Last Sunday, welfy and I drove to Georgetown to find the company shop near the Toyota factory. The company was going to let me use their passenger van to drive to Indianapolis. The shop is just a three bay garage sitting on a lot which is more packed dirt than gravel these days. Lots of tractors were sitting about and a few trailers. The company runs mostly Volvos and a few Internationals. As a company, they have fairly new equipment for their over-the-road fleet, but a lot of the tractors here are relatively ancient, upwards of ten years old, relics of the old Lexington Cartage company they bought a couple of years ago. A ten year old tractor is a dinosaur in this business.
I was the only new driver coming up from the Lexington/Georgetown area, so I didn't have to wait around for anyone else. The weekend shop mechanic, Dave, fueled it for me and gave me the key. I chatted with him for a while, taking the opportunity to probe one of my first regular Joes in the company about my new employer. Since he wasn't a driver though, I didn't find out a whole lot that was useful to me.
I took the van home and spent some more time there with Welf and finished packing. Around 8pm I set out for Indianapolis, just under a 3 hour drive from my house. The company had reserved me a room at a La Quinta on the east side of the city near their offices. That's some pretty swank digs for putting a truck driver up for the night. I had a king size bed with a bajillion pillows on it, an arm chair, and a desk with a high back leather office chair. The view from my 4th floor window was breathtaking; it overlooked a Steak 'N Shake.
Unfortunately for me, the night before, I had made the mistake of drinking an entire bottle of wine in about an hour, subsequently passing-out at about 7pm and sleeping until 9am that morning. Naturally, I wasn't one bit sleepy and stayed up until nearly 2am before going to bed. Unsure of exactly where the terminal was, I wanted to make sure I left myself plenty of time to get there at 8am. I got up at 7, grabbed a quick bowl of cereal at the hotel breakfast spread and drove up the interstate a few miles to the Mt. Comfort exit to search for the terminal. I initially passed it, but found it easily enough after I backtracked. It was a newish building in a commercial park across from the Mt. Comfort airport. It basically just housed their corporate offices, with a very small lot for a few trailers behind it. Their shop/yard in Indy, as I would later learn, was across town on the west side.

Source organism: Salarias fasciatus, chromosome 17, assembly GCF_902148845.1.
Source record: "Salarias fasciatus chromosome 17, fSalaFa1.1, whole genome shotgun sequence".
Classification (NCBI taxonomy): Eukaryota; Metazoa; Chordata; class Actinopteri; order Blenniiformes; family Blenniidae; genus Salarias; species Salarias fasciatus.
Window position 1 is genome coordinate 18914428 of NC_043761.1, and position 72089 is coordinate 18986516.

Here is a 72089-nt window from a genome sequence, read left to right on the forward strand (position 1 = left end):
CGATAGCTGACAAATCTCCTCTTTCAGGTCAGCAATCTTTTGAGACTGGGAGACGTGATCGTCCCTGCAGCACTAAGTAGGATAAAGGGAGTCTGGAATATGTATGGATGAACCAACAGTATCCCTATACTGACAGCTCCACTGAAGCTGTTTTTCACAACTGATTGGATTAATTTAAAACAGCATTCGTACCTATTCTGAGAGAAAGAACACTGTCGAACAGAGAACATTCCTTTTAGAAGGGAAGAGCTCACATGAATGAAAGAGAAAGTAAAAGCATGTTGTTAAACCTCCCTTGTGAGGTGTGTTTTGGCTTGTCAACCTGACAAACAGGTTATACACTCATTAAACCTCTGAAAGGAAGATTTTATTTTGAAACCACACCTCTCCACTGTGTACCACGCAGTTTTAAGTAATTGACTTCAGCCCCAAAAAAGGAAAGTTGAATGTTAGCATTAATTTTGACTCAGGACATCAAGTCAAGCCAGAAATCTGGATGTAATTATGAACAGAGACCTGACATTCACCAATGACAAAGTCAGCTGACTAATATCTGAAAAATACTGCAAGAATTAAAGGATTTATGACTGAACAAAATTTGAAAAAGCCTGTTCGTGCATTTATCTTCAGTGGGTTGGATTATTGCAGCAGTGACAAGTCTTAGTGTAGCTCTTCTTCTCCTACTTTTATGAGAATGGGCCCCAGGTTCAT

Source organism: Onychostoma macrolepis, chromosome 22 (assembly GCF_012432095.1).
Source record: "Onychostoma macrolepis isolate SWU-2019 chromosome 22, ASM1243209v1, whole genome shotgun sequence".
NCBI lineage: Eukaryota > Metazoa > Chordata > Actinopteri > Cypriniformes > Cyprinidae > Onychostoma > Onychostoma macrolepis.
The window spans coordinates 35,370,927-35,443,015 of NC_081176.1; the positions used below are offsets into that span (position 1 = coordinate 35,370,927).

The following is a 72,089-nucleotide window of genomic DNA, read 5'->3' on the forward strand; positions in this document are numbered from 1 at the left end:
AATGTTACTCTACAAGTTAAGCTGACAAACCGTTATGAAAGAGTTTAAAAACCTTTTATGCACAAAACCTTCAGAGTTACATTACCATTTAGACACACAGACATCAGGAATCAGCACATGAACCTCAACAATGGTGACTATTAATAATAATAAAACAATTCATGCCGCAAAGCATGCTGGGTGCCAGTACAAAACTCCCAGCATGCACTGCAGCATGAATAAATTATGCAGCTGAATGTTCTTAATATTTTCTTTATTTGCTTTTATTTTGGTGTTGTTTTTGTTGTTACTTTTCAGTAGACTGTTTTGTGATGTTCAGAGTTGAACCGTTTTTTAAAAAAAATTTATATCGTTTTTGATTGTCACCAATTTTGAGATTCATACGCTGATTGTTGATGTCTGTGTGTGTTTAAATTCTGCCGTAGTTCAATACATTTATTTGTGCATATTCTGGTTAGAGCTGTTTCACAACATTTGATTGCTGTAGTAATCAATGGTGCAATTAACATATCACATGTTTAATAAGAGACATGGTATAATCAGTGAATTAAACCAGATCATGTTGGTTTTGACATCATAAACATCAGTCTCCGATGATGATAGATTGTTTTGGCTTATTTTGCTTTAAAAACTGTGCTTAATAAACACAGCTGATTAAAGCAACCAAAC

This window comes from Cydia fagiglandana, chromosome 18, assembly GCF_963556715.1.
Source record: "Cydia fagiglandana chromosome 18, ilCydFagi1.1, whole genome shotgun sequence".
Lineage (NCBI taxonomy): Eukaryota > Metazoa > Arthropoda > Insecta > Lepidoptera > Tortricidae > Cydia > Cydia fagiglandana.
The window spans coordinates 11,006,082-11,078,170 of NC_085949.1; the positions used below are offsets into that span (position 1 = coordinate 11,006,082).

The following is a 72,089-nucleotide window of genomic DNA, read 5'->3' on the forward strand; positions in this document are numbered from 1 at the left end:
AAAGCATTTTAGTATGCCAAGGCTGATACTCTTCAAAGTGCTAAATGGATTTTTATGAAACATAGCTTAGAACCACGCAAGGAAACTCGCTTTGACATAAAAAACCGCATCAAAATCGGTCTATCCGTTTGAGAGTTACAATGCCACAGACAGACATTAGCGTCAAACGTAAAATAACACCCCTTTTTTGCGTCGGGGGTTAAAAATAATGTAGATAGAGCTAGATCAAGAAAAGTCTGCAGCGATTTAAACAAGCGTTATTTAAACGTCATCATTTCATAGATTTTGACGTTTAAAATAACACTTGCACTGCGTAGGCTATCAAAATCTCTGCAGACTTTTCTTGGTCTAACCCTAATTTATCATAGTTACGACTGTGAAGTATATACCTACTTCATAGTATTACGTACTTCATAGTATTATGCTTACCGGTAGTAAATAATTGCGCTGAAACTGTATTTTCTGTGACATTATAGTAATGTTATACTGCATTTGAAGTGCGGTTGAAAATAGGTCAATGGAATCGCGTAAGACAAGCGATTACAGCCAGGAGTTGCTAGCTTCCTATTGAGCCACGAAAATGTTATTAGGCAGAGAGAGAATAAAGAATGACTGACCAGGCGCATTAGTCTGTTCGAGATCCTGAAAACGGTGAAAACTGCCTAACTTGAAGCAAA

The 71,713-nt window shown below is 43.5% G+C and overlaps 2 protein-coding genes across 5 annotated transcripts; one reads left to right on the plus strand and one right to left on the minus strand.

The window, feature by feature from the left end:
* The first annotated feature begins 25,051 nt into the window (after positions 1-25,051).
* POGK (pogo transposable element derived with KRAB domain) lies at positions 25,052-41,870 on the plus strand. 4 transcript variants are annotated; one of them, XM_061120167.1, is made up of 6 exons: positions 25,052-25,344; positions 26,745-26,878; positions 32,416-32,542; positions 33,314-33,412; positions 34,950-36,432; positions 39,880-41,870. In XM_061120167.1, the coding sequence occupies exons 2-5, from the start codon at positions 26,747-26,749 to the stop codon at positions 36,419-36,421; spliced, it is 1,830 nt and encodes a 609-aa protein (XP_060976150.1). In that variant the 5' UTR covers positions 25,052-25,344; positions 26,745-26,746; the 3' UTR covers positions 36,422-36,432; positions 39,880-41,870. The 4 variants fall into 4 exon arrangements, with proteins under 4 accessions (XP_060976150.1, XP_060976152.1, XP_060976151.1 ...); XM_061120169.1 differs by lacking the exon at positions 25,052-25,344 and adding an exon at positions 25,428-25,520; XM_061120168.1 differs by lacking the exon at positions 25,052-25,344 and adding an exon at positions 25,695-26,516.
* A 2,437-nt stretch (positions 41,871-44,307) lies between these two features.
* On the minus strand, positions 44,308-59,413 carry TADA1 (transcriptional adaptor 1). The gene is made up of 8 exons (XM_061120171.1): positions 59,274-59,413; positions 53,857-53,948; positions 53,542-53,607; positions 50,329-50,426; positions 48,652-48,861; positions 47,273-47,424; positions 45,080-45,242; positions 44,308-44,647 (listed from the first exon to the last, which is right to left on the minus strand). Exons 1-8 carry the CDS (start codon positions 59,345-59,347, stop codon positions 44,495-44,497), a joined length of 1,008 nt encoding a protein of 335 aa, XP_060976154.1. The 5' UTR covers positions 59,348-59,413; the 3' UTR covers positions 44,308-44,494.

I went inside and found Robin, the head recruiter. She lead me to the orientation room where there were cards setup on the front row with names written on them and I sat behind the one with mine on it. The people belonging to the names on the other two cards soon arrived as well, both middle-aged guys like myself. Before long, Robin had us fill out the first few basic forms; a medical history and some releases for our upcoming DOT physical and drug screen. We then were sent out to do that. It's fairly typical to get to that as soon as possible; there's no sense in going through all the trouble of orientating someone if they can't pass their physical or drug test.
Since I was in possession of the van, I was given the task of chauffering us out to the clinic where this would be done. We waited a lot and took our turns seeing the doctor and peeing in cups. One of the two dudes, a Type 2 diabetic, had too much sugar in his urine, which caused him to fail his physical. When we returned to the terminal, he was sent packing and 3 became 2. After all of the waiting and peeing, it was nearly time for lunch, so me and the remaining dude were given some $5 gift cards for Wendy's and we took the van down the street to eat.